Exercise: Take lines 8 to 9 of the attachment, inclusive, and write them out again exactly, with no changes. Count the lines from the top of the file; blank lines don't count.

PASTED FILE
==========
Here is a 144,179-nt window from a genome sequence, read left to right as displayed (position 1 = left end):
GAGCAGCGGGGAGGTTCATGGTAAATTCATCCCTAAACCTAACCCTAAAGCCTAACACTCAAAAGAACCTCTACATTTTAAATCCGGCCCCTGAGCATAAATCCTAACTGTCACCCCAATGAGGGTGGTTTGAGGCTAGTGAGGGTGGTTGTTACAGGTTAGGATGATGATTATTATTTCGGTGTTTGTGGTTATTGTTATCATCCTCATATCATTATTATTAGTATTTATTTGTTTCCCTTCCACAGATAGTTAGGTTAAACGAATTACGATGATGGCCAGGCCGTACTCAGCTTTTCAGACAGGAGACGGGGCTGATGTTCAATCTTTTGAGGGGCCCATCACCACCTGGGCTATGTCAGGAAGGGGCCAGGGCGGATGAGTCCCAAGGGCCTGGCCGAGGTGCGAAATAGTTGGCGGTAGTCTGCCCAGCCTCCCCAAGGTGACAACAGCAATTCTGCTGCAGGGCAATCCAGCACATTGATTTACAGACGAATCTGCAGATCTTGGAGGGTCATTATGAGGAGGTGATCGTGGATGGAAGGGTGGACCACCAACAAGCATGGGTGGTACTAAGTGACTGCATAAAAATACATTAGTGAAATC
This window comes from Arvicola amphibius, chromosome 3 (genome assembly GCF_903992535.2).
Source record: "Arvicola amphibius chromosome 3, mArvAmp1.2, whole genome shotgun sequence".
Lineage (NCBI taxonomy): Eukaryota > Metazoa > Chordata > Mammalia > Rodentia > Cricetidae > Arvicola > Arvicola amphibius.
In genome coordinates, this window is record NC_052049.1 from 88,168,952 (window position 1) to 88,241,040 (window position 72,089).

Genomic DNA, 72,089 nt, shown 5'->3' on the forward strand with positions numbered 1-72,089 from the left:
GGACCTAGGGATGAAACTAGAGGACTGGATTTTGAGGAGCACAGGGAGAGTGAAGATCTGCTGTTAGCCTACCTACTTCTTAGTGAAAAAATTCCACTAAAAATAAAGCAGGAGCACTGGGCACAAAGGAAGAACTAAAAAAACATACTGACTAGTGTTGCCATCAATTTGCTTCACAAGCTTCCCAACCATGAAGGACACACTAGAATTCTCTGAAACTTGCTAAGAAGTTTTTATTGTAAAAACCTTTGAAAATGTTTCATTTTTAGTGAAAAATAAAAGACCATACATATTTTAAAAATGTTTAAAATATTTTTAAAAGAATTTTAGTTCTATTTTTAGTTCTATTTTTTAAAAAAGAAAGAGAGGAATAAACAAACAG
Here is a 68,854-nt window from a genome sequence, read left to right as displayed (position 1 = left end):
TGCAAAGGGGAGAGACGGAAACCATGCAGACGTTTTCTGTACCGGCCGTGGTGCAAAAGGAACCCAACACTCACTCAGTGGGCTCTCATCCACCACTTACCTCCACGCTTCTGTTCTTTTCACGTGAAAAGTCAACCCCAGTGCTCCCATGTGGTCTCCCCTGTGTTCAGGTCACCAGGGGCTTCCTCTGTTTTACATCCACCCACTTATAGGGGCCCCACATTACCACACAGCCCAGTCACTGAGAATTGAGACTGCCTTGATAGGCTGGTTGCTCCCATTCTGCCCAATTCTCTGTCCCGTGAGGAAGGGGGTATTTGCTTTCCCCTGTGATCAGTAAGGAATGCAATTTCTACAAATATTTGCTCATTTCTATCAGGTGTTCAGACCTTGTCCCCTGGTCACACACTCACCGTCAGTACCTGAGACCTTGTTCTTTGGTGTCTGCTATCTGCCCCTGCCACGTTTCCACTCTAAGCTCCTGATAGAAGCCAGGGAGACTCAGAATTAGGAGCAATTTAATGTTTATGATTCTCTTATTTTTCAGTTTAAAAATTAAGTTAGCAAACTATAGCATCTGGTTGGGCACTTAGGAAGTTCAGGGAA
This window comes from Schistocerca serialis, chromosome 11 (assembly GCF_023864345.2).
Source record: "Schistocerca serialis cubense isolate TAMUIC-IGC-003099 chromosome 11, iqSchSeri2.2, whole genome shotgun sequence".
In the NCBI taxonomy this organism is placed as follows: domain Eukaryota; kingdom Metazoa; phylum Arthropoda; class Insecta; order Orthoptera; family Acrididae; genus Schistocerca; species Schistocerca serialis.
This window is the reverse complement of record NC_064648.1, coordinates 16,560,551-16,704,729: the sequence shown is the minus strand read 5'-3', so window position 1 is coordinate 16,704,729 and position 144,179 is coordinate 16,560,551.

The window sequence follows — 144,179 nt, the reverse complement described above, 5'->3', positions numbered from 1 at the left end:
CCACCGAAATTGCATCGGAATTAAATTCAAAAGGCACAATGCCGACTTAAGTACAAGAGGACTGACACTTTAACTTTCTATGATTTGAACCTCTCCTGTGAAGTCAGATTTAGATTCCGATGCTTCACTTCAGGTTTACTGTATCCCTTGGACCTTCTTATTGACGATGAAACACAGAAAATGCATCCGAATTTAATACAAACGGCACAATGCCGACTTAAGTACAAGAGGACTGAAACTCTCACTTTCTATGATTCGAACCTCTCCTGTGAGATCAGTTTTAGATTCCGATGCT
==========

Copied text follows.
GGACCTAGGGATGAAACTAGAGGACTGGATTTTGAGGAGCACAGGGAGAGTGAAGATCTGCTGTTAGCCTACCTACTTCTTAGTGAAAAAATTCCACTAAAAATAAAGCAGGAGCACTGGGCACAAAGGAAGAACTAAAAAAACATACTGACTAGTGTTGCCATCAATTTGCTTCACAAGCTTCCCAACCATGAAGGACACACTAGAATTCTCTGAAACTTGCTAAGAAGTTTTTATTGTAAAAACCTTTGAAAATGTTTCATTTTTAGTGAAAAATAAAAGACCATACATATTTTAAAAATGTTTAAAATATTTTTAAAAGAATTTTAGTTCTATTTTTAGTTCTATTTTTTAAAAAAGAAAGAGAGGAATAAACAAACAG
Here is a 68,854-nt window from a genome sequence, read left to right as displayed (position 1 = left end):